3. Electrical Safety Toolbox Talk

    Electrocutions account for one of the most common injuries seen on construction sites. Discussing this topic during your toolbox talk help remind every worker about the hazards of electricity and the preventive measures when getting in contact with it. Remind your team of the Do’s and Don’ts of electrical safety, discuss lock out tag out procedures, list all major hazards, and ask the team to identify any pre-shift issues. Use this free electrical safety toolbox talk template to record your discussions.

  4. PPE Safety Toolbox Talk

    Personal Protective Equipment (PPE) is used to reduce employees’ exposure to hazards. Prior to work commencing, it is important to discuss with all workers the relevance of PPE to keep them safe. A toolbox talk can be used to inform employees about the guidelines and conditions of PPE and record faulty equipment for repair or replacement. Download this free PPE toolbox checklist.

  5. Working at Heights Toolbox Talk

    It is always best to avoid working at heights. But when necessary, all employees must fully understand hazards and the preventive measures before commencing work. During your toolbox talk, it is important for employees to discuss all appropriate safety measures in place including fall protection equipment and fall hazards. Use this working at heights toolbox talk template to discuss this topic before commencing work at heights.

  6. Confined Space Safety Toolbox Talk

    Working in a confined space exposes workers to various deadly gases as well as oxygen deficiency. Only highly trained personnel should enter a confined space workplace. During your Toolbox Talk, discuss all hazards present for the particular confined space, agree as a team what to do during ordinary work as well as in the event of an incident. Use a confined space toolbox checklist to remind your team to conduct their talks daily and record key action points.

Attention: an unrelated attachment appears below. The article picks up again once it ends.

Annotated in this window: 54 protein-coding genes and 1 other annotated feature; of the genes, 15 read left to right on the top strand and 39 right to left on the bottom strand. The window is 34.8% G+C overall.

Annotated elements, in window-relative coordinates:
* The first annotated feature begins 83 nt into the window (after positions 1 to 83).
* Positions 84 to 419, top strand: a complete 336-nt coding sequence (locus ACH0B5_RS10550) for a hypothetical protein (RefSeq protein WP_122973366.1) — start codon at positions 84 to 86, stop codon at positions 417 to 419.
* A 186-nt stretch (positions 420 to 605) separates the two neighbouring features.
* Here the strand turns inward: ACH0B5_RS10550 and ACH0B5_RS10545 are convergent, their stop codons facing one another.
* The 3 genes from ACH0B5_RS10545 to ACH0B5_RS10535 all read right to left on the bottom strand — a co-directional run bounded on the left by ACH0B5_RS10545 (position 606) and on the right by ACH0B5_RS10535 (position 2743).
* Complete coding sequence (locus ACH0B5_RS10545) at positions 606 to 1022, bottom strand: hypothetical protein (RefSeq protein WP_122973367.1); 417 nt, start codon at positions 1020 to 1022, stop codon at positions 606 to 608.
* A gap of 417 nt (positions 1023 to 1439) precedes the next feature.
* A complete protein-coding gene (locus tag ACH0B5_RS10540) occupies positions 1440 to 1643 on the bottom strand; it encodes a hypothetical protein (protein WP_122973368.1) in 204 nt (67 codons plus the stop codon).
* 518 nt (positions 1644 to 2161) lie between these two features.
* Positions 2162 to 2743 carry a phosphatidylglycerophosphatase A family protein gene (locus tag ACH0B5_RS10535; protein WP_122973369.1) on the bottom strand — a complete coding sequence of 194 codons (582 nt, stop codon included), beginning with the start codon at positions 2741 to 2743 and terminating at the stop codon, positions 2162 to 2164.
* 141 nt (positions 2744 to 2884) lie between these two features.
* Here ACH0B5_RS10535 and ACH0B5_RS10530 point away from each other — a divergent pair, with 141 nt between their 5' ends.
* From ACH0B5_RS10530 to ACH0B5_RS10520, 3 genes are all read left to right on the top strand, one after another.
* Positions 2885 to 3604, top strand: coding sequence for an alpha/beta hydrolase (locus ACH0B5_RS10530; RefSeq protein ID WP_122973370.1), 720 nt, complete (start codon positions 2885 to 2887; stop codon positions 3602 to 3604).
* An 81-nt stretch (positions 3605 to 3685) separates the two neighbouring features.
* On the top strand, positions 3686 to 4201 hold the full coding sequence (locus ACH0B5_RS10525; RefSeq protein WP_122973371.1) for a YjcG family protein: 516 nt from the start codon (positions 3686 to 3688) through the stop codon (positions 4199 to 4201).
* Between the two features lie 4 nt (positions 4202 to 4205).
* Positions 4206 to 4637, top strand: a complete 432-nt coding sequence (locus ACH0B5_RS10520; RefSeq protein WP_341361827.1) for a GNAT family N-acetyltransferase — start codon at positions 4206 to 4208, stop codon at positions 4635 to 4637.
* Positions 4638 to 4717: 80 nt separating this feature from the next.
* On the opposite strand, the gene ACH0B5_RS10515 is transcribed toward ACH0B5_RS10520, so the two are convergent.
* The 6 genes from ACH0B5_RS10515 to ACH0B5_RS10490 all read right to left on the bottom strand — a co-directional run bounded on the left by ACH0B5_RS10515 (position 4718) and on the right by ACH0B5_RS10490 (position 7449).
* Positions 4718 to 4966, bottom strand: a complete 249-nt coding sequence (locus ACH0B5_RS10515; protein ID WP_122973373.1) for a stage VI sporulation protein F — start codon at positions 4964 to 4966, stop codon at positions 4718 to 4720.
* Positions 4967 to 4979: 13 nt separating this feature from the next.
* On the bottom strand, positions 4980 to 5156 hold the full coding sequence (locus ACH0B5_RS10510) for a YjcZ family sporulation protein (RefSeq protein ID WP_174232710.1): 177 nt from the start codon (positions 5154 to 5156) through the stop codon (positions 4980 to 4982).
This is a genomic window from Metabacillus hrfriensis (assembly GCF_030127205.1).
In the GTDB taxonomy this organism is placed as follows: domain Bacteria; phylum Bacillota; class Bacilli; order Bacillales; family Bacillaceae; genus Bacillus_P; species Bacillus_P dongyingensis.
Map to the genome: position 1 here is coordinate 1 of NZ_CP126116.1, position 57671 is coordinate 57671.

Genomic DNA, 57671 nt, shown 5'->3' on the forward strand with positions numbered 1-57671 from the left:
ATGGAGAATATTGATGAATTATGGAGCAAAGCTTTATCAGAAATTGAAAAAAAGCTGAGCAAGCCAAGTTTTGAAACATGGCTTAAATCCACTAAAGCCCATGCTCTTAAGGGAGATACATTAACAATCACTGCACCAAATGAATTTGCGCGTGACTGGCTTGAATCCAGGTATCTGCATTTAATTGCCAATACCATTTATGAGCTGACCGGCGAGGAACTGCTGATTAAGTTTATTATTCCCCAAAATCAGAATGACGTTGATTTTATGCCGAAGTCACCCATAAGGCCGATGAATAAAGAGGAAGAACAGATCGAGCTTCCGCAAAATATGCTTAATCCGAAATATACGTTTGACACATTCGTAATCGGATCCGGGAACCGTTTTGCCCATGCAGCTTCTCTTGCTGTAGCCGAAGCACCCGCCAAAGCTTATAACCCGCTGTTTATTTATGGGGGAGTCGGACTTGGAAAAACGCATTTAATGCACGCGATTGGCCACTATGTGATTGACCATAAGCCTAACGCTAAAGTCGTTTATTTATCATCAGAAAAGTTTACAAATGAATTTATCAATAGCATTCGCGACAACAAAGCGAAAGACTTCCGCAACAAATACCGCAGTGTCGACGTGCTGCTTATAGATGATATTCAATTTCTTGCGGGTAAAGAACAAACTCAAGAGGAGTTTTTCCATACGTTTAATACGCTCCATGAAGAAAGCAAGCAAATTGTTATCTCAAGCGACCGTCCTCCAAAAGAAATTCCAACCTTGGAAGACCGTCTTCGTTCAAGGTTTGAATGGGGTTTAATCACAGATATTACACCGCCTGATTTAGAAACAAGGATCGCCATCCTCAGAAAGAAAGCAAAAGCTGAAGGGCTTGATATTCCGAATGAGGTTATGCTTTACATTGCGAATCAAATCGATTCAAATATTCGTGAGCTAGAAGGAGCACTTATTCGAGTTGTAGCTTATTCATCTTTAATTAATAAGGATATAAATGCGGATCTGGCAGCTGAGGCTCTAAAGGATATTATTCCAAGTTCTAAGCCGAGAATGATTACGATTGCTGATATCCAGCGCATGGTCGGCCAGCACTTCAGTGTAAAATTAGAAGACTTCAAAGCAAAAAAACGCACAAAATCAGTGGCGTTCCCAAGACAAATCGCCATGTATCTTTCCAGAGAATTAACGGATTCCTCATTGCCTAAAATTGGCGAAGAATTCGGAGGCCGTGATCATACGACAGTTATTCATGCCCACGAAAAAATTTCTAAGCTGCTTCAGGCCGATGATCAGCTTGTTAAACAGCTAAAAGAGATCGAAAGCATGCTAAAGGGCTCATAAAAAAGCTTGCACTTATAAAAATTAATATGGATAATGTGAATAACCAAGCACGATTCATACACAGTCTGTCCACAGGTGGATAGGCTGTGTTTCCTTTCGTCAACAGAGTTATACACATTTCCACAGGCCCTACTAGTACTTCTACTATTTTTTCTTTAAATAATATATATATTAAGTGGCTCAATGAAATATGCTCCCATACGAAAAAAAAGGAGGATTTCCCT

7. Accident Reporting Toolbox Talk

    warehouse accident reporting

    Employees have the first and primary responsibility in accident reporting. Should you get involved with any injury, first aid, and incident or near miss, you are expected to report directly to your supervisor or safety department immediately. During your toolbox talk, empower your employees to report incidents effectively by answering the following questions: “What do I report?”, “Who do I report it to?”, “When do I report?”. Use an accident and incident reporting checklist to assist your employees in proper documentation of accidents in the workplace.

  8. Asbestos Awareness Toolbox Talk

    asbestos inspection        

    Asbestos known as a hidden killer can put both employees and businesses at risk. This topic is very important, especially in the construction industry. Create awareness in asbestos by using this as a topic for toolbox talks. During your toolbox talk, discuss different types of asbestos-containing materials that they may come in contact with. Use an asbestos risk assessment checklist to identify the presence of asbestos in the workplace.

  9. COSHH Toolbox Talk

    COSSH for safety against hazardous substances such as oil or gas
    Workplaces have the potential to produce hazardous substances, whether that be from cleaning chemicals to dust and gases. Make your team aware of these hazardous substances to prevent negative health risks. During your toolbox talk, have a discussion on areas of their tasks that involves hazardous substances, how these can harm them, and how you can all reduce the risks of harm occurring. Use a COSHH Assessment tool to prevent injuries or any adverse health effects from harmful chemicals.

  10. Excavation Toolbox Talk

    excavation safety in construction sites
    Excavation sites are open to many potential accidents. Industries involved in building sites should ensure worker safety by using this as a topic in their toolbox talks. During your team’s toolbox talk, it would be a good idea to go through the general requirements for excavation safety. Use an excavation safety checklist to perform worksite and equipment inspections and ensure utilities, barriers, walkways, and warning systems are in place.